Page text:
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Across the Table

Note:  After you read Cathy's post, we're sharing two "must have" books from Skyhorse and the Children's Health Defense imprint about special education and a book coming out in August that breaks down the IEP process from Connecticut-based advocate Julie Swanson and special education lawyer Jennifer Laviano.  

By Cathy Jameson

I’ve had the opportunity to be on the other side of the table observing the IEP process.  It’s no easier than being on the side I’ve always been on – on the side with my son.  The prep work, the research, the necessary documentation, it all takes hours.  It also takes courage.

When Ronan was in school, we had all manner of IEP experiences.  From the most incredible meetings to the extremely tiring ones that dragged on for hours, I am glad that those are behind us.  During that time, I learned not just about special education but how to truly advocate.  Some of my son’s teams advocated with me, and I’m very grateful for that Dream Team.  But others, well, I can’t talk about them without getting a little upset. 

Knowing that a family fresh in the IEP world needs great support, I thought back to those tough days.  Would I want them to experience the very worst that special education has to offer?  No way.  I want them to know everything they could ask for.  So, I worked hard to be the advocate I wished that I had when it was just me against Ronan’s team. 

That sounds terrible – me against them. 

But that happened, and I know it still happens to some families.

Not on my watch.

So, I researched for a child who isn’t mine.  I advocated for parents who have barely put their feet on the IEP path.  I documented the pros, the cons, the ‘what ifs’, and the ‘what can be’ with them and for them.  I shared everything I could and then followed up so they wouldn’t feel alone.  That part was always hard, the hours and days after a meeting.  Even after a good meeting, I’d feel so overwhelmed.  There was always more to do!  So, I made sure to follow up, to be available, to say…Hey mama, I’m here, we’re here, and we truly want to help…

I didn’t cry when the young mom did as the meeting wrapped up, but my heart ached for her during the meeting and long after it.  How I ached to see that mom cry.  I could see myself in her - young, hopeful, and wanting.  She wants so much for her child to be able to stay in general education without supports.  Right now, though, that is out of reach.

Right now, the parents are rethinking things.  Next school year will look different for them.  The following year likely will, too.  Could their child be in gen ed without supports?  I can’t say, and I won’t say.  It’s not my place.  My place right now is across the table from them with other educators and advocates.  I never thought I’d find myself there.  Now that I am, I want to be everything my son’s worst teams weren’t for him.  I want to be part of that old Dream Team we had once – they were helpful, truthful, kind, and compassionate.  If I can give back what others failed to give me, it will be worth every emotion that comes with advocating for a stranger’s child with special needs.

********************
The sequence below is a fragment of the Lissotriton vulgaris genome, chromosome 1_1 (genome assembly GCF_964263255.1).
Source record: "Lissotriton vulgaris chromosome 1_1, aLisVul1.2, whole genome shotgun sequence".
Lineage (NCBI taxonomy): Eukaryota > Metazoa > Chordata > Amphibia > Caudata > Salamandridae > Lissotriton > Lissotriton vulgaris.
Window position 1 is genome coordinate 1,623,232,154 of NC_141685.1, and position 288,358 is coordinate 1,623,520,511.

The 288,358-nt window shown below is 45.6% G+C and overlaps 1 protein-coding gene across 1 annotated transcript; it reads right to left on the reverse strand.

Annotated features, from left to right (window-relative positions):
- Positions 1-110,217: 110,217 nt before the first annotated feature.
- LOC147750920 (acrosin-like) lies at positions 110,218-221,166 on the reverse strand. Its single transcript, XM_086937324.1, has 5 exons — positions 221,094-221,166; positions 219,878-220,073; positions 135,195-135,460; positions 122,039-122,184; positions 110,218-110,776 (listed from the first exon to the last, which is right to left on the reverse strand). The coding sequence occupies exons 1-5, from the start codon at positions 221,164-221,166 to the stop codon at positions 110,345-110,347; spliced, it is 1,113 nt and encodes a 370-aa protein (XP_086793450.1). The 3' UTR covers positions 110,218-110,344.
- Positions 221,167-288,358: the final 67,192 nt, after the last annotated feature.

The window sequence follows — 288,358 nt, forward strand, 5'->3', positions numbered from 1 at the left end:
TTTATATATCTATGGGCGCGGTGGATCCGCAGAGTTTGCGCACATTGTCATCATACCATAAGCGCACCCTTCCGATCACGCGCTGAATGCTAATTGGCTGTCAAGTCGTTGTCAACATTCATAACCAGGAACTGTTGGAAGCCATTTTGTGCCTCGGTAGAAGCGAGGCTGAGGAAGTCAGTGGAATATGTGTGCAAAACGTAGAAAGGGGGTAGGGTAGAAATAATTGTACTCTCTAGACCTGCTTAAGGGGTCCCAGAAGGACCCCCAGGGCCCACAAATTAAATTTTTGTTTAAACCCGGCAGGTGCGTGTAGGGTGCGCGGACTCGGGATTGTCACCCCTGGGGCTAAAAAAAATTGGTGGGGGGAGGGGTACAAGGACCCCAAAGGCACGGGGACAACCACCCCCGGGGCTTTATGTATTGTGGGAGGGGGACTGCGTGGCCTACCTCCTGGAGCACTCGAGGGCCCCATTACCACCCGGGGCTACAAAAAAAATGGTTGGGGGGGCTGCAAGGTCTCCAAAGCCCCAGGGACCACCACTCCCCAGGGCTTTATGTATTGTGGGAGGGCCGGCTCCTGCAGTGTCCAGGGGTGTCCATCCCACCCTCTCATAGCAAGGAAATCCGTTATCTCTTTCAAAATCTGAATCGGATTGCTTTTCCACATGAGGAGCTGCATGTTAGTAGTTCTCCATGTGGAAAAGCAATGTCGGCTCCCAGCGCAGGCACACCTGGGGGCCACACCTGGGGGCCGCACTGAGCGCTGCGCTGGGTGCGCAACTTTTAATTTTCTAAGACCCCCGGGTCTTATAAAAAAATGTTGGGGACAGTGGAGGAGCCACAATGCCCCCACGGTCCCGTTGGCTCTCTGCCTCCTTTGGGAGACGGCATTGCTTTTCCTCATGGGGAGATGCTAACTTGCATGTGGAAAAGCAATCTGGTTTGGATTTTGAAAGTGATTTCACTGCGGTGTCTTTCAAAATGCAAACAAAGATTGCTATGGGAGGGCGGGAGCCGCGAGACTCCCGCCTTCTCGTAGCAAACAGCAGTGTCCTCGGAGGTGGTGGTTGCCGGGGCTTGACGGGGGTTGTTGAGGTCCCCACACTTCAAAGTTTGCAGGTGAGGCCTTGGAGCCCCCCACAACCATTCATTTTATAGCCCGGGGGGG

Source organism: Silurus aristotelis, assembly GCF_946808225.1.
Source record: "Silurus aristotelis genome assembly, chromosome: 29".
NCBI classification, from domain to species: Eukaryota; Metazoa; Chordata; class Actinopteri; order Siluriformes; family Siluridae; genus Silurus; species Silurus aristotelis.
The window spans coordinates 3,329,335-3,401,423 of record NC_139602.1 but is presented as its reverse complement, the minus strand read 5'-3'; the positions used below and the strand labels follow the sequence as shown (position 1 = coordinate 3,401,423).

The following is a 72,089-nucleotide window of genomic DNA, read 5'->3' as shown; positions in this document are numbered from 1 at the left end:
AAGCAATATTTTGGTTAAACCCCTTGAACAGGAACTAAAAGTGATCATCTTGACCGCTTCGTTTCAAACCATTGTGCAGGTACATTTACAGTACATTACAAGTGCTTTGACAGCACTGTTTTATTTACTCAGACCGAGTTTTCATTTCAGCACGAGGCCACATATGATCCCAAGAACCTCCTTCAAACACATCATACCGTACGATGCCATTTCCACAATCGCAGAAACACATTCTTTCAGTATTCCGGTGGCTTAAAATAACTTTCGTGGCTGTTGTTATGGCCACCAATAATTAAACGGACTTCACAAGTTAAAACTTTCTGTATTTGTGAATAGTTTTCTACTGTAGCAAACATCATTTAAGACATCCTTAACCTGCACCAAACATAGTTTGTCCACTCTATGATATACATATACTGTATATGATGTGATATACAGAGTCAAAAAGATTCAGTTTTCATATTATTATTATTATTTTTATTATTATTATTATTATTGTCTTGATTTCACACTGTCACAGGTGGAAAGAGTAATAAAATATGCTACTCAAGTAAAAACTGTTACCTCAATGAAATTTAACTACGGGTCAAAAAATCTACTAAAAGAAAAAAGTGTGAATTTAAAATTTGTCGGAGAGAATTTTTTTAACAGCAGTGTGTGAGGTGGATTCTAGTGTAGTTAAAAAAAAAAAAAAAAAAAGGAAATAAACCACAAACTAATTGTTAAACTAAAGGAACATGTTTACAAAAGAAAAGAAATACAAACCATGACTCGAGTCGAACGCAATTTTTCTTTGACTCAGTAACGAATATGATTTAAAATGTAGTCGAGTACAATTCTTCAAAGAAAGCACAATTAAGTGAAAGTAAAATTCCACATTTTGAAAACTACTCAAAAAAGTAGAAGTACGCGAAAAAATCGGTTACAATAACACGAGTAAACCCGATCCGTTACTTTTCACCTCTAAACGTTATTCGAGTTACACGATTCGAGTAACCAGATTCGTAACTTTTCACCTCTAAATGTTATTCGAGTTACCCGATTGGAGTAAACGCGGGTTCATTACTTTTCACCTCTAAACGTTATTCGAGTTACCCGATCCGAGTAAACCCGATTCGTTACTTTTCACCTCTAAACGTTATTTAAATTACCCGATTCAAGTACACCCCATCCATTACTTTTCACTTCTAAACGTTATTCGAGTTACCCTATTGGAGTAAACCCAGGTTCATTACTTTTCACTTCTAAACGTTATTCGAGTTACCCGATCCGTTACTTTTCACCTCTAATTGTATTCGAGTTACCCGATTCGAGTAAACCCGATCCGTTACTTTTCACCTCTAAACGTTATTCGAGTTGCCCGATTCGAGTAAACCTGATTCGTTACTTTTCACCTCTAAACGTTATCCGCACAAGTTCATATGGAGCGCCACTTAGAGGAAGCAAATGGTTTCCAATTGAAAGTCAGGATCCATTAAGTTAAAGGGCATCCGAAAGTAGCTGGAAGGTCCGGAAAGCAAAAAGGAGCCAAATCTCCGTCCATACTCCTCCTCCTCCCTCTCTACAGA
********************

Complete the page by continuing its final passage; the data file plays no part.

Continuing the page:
Cathy Jameson is a Contributing Editor for Age of Autism.

IEP Guide For AllIEP Guide for All: What Parents and Teachers Need to Know About Individualized Education

By Julie Swanson and Jennifer Laviano
Children's Health Defense Imprint

A Comprehensive and Accessible Guide to the IEP Process The IEP process can be confusing, frustrating, and time-consuming. Understanding what your child or student needs is one thing, but getting them help and resources can be another thing altogether. Drawing on decades of experience, Jennifer Laviano and Julie Swanson are uniquely positioned to guide both parents and teachers through the IEP process. The IEP Guide for All breaks down the legal and standardized language and will leave parents feeling confident while navigating the IEP process. Whether you're a parent, a first-time educator, or an experienced educator, this guide will help get students the resources they need and highlight what everyone needs to know about the IEP process.

Your Special Education Rights Your SPED rights
By Julie Swanson and Jennifer Laviano
Skyhorse Publishing

 The definitive guide for parents of children with disabilities is out. This book is authored by two special education experts and draws on decades of experience from the front lines of special education advocacy. The authors, Jennifer Laviano and Julie Swanson, detail a strong, practical, and results oriented perspective that helps parents cut through the fog of special education to get the services their children deserve. "Our bottom line is parents are often ineffective at advocating for their child because they don't know their rights," said Jennifer Laviano, co-author and special education attorney. "We see it time and again: The child doesn't get what he or she needs because the parents don't know what they don't know. This book looks to change that," Laviano added.Your Special Education Rights demystifies the federal laws related to public school children with disabilities and explains how school districts often ignore or circumvent the law.



Cathy, you bring the compassionate empathy that arises from years of advocating for Ronan. May you always be a beacon leading the way for other parents.

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